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Default Copper pipe sanity check, please

On Tue, 8 Jun 2021 19:35:54 -0400, Ralph Mowery

In article ,
Just the fact that it is code legal doesn't really mean much. 1350
alloy Aluminum wire was legal in the wall for 30 years. Then it

Why was 1350 de-coded, so to speak?

From what I understand many houses were set on fire by it. The stuff
has a habit of loosing up under the screws and creating hot spots.

The number of actual fires that burned houses down was pretty low but
the system worked in the sense that there were plenty of scary looking
receptacle "close calls" where there was a fire but it was mostly
contained by the box. There is still an argument that workmanship was
as big a contributor as the wire itself but it was clear a steel
binding screw had different thermal characteristics than aluminum
wire. This is certainly not a wiring method for Harry Homeowner to be
screwing with if they don't understand the issues. The Co/Alr device
specified in the 75 and up code uses a different alloy screw that
tracks the aluminum better. The head is bigger to accommodate the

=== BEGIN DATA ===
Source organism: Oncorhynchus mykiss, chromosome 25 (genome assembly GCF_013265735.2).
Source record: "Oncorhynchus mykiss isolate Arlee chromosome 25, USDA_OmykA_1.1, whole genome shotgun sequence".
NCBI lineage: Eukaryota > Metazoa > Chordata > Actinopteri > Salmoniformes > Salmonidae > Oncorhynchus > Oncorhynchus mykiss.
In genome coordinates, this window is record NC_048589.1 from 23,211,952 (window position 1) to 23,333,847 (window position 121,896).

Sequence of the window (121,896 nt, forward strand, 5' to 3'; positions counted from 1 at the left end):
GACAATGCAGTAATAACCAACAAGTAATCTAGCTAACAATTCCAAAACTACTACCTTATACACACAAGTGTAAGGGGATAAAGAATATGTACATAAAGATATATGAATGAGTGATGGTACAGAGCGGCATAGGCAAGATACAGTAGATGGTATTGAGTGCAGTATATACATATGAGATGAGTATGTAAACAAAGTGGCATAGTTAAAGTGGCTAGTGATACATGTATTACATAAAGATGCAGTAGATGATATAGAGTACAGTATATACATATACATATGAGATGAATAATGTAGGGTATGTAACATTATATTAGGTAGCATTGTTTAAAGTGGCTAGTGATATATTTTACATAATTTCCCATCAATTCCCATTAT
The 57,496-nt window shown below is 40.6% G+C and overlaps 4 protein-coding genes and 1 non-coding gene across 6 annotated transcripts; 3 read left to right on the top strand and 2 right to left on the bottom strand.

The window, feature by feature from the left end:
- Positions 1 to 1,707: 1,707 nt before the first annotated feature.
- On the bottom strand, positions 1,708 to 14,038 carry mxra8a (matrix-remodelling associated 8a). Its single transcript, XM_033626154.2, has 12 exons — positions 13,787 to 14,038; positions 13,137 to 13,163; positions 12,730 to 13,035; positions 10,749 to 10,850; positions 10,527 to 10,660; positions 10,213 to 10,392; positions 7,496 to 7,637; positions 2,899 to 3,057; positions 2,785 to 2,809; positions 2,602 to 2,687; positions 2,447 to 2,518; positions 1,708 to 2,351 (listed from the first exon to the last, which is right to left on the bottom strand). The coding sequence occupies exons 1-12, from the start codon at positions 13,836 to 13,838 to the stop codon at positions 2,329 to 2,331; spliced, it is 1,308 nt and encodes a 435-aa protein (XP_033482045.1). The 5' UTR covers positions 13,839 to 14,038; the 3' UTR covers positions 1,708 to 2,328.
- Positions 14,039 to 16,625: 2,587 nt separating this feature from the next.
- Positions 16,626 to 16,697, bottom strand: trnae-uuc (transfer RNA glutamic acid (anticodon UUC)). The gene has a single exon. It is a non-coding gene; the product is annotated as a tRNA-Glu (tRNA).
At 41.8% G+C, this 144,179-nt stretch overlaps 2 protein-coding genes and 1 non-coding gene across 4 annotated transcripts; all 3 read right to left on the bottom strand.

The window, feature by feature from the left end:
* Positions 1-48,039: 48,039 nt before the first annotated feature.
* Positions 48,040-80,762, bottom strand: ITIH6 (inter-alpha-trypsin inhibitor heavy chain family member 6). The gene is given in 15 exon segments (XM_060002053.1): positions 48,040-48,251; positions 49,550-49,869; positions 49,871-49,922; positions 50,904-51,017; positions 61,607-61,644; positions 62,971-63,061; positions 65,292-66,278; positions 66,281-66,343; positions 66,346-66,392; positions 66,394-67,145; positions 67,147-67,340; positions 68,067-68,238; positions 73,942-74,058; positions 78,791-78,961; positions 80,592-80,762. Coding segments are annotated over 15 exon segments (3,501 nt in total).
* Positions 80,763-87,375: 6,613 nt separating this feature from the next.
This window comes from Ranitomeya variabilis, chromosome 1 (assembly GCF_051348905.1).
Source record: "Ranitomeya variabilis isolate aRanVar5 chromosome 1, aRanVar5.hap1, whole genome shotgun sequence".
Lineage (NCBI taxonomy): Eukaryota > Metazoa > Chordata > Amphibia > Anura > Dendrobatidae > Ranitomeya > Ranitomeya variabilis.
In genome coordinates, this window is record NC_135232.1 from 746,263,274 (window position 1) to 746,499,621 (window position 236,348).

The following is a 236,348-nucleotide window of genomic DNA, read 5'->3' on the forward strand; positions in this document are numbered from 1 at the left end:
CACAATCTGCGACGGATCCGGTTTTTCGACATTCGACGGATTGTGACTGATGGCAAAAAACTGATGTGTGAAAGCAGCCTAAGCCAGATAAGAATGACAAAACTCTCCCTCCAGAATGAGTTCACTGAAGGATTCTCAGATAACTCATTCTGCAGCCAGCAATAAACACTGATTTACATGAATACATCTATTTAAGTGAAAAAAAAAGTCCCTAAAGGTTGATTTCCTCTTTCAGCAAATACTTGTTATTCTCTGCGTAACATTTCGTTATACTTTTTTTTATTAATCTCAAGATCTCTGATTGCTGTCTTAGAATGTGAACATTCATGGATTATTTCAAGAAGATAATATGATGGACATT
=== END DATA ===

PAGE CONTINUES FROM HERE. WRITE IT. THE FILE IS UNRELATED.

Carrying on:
larger wire size and most have serration to give the wire a better
grip. By the time they fixed the problem, aluminum had such a bad
reputation it never caught on again.
There never was a problem with lug type terminations see on larger
wire sizes and on most large devices the lug is aluminum anyway.
Studies have shown aluminum wire in an aluminum lug performs better
than copper but not enough to be significant. The studies also show,
anti-oxidant paste doesn't really do much but it makes people feel
better. The code only requires it if the manufacturer has it in their
"requirements" (not recommendations) so it really isn't going to be
required very often.
I still know 2 people with aluminum wired houses that are not having
problems 50 years later. Their secret, it was installed well and
nobody screwed with it.